If he wasn’t making music what would he do? “I’d be an architect because I feel that building and music are similar. I’m building on stage. Not like a priest that wants to educate, but I’m building up an audience that loves music and I’m building in my way which is through the heart. I’m not against people sitting and listening to beautiful classical music. I sometimes feel something is missing and it’s the interaction that you will see tonight and me wanting to be together with them. That’s my job, I know what I’m doing. I can guide them.
“I think as long as you build you live. I think the Emperor Hadrian said that, and he built a very long wall. In Maastricht we are building the whole time. I have carpenters and construction people on my payroll. We have just finished a little house for Pierre around the corner from the castle. It’s the most beautiful thing in the world for me to visit my grandchildren. He has twins.” Pierre tells me they are 13 months and eight days.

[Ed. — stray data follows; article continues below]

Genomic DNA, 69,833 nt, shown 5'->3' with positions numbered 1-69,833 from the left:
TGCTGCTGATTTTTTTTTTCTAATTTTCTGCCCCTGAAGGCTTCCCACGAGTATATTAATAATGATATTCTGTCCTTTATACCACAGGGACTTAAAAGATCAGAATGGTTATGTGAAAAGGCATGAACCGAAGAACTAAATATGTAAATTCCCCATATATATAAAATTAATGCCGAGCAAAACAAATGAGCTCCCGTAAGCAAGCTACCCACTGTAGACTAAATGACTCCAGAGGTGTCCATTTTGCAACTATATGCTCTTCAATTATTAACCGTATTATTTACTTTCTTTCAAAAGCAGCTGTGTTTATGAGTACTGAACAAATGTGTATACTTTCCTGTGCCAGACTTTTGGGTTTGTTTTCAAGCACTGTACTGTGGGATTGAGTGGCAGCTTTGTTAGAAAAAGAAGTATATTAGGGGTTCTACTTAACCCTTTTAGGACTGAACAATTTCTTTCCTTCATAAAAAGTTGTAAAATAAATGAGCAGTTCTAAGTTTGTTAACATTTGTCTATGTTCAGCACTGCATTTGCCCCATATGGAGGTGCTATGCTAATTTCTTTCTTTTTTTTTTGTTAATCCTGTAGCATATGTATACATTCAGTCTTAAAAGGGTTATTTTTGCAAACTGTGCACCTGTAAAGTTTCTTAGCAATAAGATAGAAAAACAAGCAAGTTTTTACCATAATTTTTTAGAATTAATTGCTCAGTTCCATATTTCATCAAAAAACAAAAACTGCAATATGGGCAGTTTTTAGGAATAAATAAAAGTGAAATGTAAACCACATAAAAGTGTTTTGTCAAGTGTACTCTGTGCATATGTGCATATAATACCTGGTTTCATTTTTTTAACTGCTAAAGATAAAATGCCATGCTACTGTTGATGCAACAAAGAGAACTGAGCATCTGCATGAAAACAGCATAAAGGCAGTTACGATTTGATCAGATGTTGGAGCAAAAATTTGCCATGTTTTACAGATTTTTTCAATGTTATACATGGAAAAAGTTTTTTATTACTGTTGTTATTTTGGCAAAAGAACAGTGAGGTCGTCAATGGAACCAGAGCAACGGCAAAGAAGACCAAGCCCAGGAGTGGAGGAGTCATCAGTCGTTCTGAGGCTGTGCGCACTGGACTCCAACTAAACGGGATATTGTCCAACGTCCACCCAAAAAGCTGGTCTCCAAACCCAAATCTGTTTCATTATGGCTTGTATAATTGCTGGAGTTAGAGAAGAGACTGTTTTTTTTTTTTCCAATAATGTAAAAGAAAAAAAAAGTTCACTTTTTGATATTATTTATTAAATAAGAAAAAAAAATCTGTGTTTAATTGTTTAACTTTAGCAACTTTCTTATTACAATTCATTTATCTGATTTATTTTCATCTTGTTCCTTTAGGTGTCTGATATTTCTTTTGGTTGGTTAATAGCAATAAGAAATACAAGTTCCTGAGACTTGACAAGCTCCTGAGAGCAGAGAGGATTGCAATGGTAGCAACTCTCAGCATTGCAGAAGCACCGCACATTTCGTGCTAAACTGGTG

“I think my whole crisis was due to them.” Being away from them? “No. They were born on the day I arrived in Australia and I was completely overwhelmed by emotion. He sent me a picture by text of the first and then the second. I was crying the whole day and I just wanted to go home.”
Pierre shows me pictures, very cute, Linda and Lyeke. He tells me that this morning he’s installed a webcam so that if they are on tour they don’t miss anything and this morning they saw their first steps.
“I am serious. The twins are what changed me. The birth of these two girls was so essential and so pure, I felt that this is life and I should leave the whole other shit behind.”